MP’s report blasts government on cyber strategies and skills

Cyber attacks are among the top four risks to the UK’s national security. Indeed, in November Chancellor Philip Hammond said that hostile “foreign actors” were developing techniques that threatened the country’s electricity grid and transport infrastructure.

This risk of threat is where the criticism has originated.

The Common Public Accounts Committee has said that government has taken too long to streamline the agencies responsible for preventing cyber attacks.

The MP’s report suggested that the Cabinet’s Office role in this ‘cyber war’ remained unclear, despite its traditional responsibility of protecting all government information from attack.

>See also: Businesses should support the new National Cyber Security Strategy

This chaos, or “alphabet soup” as the Committee referred to it as, has diminished confidence in the government’s ability to protect the UK from cyber attacks. The unorganised nature of the agencies combined with the severe skills shortage has left the country vulnerable, MPs warn.

“Its approach to handling personal data breaches has been chaotic and does not inspire confidence in its ability to take swift, coordinated and effective action in the face of higher-threat attacks,” said Labour MP Meg Hillier, who chairs the committee.

“In this context, it should concern us all that the government is struggling to ensure its security profession has the skills it needs.”

“Without a consistent approach across Whitehall to identifying, recording and reporting security incidents, the Cabinet Office is unable to make informed decisions about where to direct and prioritise its attention,” the committee said.

A spokesman for the Cabinet Office said: “The government has acted with a pace and ambition that has been welcomed by industry and our international partners right across the globe.

“Our comprehensive and ambitious national cyber security strategy, underpinned by £1.9 billion of investment, sets out a range of measures to defend our people, businesses, and assets; deter and disrupt our adversaries; and develop capability and skills.”

>See also: Will investment in the UK’s cyber defence system make a difference?

The Committee’s report comes after last night’s statement from Defence Secretary Sir Michael Fallon. In it he warned that Russia was carrying out a campaign of cyber attacks against western democracy and critical infrastructure.

Fallon said Moscow was “weaponising misinformation” in a move to destabilise western powers and cripple Nato.

Skills shortage

At the heart of the report was the lack of cyber skills available. The government has tried to address this with the Cyber Retraining Academy among other schemes. It has started to recognise the problem and the urgent need to solve it.

Nevertheless Geoff Smith, managing director, Experis UK & Ireland commented stating that “while it’s concerning to see MPs questioning the UK’s front line defence against cyber threats in the news today, it’s not surprising, given the skills shortage we’re currently seeing in the market”.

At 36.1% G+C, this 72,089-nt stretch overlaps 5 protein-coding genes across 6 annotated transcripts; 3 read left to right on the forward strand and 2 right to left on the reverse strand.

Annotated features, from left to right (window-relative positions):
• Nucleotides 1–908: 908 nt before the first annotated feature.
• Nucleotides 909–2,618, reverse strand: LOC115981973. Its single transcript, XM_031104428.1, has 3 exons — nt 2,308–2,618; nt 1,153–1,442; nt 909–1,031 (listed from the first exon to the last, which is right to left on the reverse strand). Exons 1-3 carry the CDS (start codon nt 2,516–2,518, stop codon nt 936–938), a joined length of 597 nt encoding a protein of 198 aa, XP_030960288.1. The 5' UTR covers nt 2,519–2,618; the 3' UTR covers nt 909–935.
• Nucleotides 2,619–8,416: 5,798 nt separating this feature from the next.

“In our latest Tech Cities Job Watch report, it was revealed that demand for IT security skills rose by 46% in 2016, with the average salary now standing at £57,706. With cyber criminals becoming ever more sophisticated, companies are also prioritising longer-term investment – with a 52.9% surge in demand for permanent staff year-on-year.

UK’s National Cyber Security Centre

This centre, part of increased government investment in protecting the UK from cyber threats has been operational for four months and according to a spokesperson it has “transformed how the UK deals with cyber security”.

It has provided “real-time cyber-threat information to 3,000 organisations from over 20 different industries, offering incident management handling and fostering technical innovation”.

>See also: The UK’s new National Cyber Security Centre

Professor Alan Woodward, a computer security expert from the University of Surrey, said the report was “a little unfair”.

“Could we say that we are cyber-bomb proof? Probably not, but I’m not sure anyone could,” he said.

“But we are getting better, and the government is taking strides to get its own house in order.”

It is vital, concludes Peter Carlisle, VP EMEA at Thales e-Security that moving forward “the public sector works closely with industry through organisations such as the National Cyber Security Centre to develop stronger processes around data security and ensure the next generation are properly trained with the necessary cyber skills”.

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Nick Ismail

Nick Ismail is a former editor for Information Age (from 2018 to 2022) before moving on to become Global Head of Brand Journalism at HCLTech. He has a particular interest in smart technologies, AI and...

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